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Originally Posted by Vixen View Post
I'm sceptical about CBT. It has been used on violent offenders. For example, whenever the young ruffian feels a red mist forming if someone looks at them 'funny' and they reach for the knife blade, they were taught to react differently and try thinking about kittens and bunny wabbits instead.

I don't think it had any effect on recidivism rates.

Maybe they should have tried the other kind of CBT instead.
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Old 12th January 2019, 09:27 AM   #108
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Originally Posted by Vixen View Post
There is a real alcoholic gene in Finland. People were introduced to coffee-drinking instead*. So now they are all coffee addicts who drink more coffee per head than almost anywhere else in the world.
.
Don't you think that suggests that there isn't an 'alcoholic gene'? Maybe a gene (not that it's ever that simple) for addiction.
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Old 12th January 2019, 09:30 AM   #109
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Originally Posted by zooterkin View Post
Don't you think that suggests that there isn't an 'alcoholic gene'? Maybe a gene (not that it's ever that simple) for addiction.
Or it could just be that over-consumption of coffee helps alcoholics not drink alcohol. AA meetings are notorious for their coffee-guzzling, too.
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Old 12th January 2019, 09:32 AM   #110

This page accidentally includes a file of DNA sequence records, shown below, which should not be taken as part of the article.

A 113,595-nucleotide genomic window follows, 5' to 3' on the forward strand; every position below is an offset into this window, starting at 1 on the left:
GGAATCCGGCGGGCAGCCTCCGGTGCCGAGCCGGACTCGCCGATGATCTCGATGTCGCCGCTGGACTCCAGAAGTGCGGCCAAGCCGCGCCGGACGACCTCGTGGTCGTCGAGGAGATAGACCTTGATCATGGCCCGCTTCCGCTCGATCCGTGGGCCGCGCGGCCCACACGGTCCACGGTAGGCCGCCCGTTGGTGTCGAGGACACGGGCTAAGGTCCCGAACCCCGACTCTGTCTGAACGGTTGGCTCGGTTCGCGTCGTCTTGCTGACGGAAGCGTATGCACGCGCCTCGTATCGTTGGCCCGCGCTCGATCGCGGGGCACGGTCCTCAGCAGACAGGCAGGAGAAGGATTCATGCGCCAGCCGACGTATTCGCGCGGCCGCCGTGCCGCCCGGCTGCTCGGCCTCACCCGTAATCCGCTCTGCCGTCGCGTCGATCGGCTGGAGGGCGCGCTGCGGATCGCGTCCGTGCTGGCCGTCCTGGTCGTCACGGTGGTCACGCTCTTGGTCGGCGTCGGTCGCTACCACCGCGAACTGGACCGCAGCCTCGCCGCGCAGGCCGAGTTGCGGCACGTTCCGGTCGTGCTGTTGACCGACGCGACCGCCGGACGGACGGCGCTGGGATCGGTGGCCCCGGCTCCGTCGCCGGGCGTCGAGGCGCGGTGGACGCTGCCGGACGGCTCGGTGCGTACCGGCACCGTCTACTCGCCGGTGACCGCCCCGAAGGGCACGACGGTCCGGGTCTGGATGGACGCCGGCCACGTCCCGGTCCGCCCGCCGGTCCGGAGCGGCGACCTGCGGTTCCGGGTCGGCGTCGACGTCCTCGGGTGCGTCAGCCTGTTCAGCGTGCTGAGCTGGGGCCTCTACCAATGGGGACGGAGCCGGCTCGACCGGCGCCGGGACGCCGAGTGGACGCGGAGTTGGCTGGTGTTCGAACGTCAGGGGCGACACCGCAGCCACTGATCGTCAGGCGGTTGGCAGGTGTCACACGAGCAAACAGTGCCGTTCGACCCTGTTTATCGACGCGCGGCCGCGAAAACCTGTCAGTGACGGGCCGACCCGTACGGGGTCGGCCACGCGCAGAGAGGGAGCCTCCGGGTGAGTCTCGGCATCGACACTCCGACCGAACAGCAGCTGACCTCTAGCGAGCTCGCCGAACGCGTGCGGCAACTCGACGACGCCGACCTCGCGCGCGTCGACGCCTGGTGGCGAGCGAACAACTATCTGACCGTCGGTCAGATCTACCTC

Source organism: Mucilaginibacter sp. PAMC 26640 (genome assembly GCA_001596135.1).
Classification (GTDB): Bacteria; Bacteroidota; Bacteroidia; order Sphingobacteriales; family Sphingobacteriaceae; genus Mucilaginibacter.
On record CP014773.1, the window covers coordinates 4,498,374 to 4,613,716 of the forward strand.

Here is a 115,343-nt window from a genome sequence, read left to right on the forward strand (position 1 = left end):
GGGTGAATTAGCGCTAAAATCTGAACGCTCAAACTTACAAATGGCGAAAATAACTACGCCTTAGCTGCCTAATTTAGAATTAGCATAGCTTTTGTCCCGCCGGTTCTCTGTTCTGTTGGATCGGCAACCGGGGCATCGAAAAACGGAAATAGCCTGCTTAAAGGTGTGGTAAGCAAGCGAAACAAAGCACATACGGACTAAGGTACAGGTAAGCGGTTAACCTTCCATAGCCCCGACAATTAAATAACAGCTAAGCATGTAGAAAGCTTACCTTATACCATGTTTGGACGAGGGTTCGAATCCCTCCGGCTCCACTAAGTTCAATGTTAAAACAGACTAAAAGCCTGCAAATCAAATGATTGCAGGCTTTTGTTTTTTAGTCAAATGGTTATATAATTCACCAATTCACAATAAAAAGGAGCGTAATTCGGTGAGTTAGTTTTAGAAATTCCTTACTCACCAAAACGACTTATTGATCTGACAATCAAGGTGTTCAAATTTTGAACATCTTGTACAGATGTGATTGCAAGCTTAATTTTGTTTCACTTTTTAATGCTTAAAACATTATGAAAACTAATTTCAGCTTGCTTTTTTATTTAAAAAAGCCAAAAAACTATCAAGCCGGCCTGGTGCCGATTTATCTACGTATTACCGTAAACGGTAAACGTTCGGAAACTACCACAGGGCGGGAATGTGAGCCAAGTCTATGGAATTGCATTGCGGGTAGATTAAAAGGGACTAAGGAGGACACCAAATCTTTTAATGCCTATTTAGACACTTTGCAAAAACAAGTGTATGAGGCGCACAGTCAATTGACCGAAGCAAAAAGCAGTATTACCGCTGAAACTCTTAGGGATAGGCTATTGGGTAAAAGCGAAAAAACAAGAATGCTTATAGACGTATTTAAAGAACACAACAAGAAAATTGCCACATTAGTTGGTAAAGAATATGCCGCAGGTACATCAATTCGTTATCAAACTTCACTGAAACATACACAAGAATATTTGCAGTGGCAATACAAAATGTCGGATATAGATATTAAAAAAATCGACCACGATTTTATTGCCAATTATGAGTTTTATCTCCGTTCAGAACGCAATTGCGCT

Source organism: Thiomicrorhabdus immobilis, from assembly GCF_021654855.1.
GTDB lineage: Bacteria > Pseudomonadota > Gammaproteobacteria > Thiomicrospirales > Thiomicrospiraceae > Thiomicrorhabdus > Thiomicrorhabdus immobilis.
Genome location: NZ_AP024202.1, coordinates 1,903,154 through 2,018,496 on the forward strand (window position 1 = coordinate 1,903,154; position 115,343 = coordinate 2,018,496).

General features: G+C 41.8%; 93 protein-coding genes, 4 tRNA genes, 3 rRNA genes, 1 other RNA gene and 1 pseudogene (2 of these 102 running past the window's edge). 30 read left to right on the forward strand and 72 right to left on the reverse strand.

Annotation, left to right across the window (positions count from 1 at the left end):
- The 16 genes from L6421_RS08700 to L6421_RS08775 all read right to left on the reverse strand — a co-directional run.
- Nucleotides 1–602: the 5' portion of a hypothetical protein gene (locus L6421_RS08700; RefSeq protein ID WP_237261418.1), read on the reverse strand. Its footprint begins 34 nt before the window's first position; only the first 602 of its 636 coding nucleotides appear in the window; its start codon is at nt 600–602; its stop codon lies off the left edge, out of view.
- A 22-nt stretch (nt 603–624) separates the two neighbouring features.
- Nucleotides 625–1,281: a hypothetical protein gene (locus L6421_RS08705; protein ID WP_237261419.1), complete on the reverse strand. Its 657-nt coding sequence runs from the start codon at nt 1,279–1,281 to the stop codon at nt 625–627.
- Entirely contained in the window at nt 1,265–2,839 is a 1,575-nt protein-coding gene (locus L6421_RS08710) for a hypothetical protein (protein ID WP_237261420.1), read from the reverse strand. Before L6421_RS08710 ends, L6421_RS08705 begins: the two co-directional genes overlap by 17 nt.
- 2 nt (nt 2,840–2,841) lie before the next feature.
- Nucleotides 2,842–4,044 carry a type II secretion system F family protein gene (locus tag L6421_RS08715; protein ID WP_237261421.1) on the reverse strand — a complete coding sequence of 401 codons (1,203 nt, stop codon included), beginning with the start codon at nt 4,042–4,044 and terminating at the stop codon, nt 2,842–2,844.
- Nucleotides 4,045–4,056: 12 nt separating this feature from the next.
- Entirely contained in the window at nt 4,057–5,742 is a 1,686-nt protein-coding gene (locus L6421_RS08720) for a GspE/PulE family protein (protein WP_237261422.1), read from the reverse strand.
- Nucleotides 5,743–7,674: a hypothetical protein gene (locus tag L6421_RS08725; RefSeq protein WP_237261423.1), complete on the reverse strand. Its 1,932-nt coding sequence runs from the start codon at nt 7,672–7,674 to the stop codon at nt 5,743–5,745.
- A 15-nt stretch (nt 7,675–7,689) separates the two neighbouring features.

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Originally Posted by Myriad View Post
Maybe they should have tried the other kind of CBT instead.
"When on the cusp of murder, think about bunnies and kittens" sure doesn't sound like high-quality CBT to me.
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Old 12th January 2019, 10:26 AM   #111
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Originally Posted by Vixen View Post
Just a few years ago in the city, I had to undergo a 'beer test' before I even got the job. This involved attending the 'local pub' near the Barbican and 'meeting the team'.

Friday afternoons, we would all finish work at four and meet in the basement for 'drinks'. Then groups of us would move on to a nearby nightclub style bar - which was packed to the rafters - clutching bottles of Bacardi Breezers obtained during the 'drinks' session, whilst walking along the pavement.

When I left, I was taken on a pub crawl around Farringdon. There were 'treasure hunts' which were glorified pub crawls.

All this because the senior accountant was a raging alcoholic who wanted company for when he went out bingeing.
You were an adult I assume. Doesn't that mean you made a choice to go along. It's not the senior accountant's fault.
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Old 12th January 2019, 10:48 AM   #112
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Originally Posted by qayak View Post
Not really. I just turned it back onto the only person who can make a change in anyone's life, themselves. It's like saying a comedian offended you. No the comedian didn't offend you. They told a joke and you felt pressure to feel offended and went with it. Same with drinking. Your friend is drinking, offers you a drink, and you felt pressure to drink. In both of those you have a choice: Will you drink/be offended or will you not drink/be offended...
Not always true. Physical addiction adds another element.

Your post may as well have been written by Werner Erhard. He had a similar binary outlook on a domain that is not binary. He lacked the education and knowledge to be making such sweeping generalizations, and it appears that is also true of you.
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Old 12th January 2019, 12:31 PM   #113
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Originally Posted by Checkmite View Post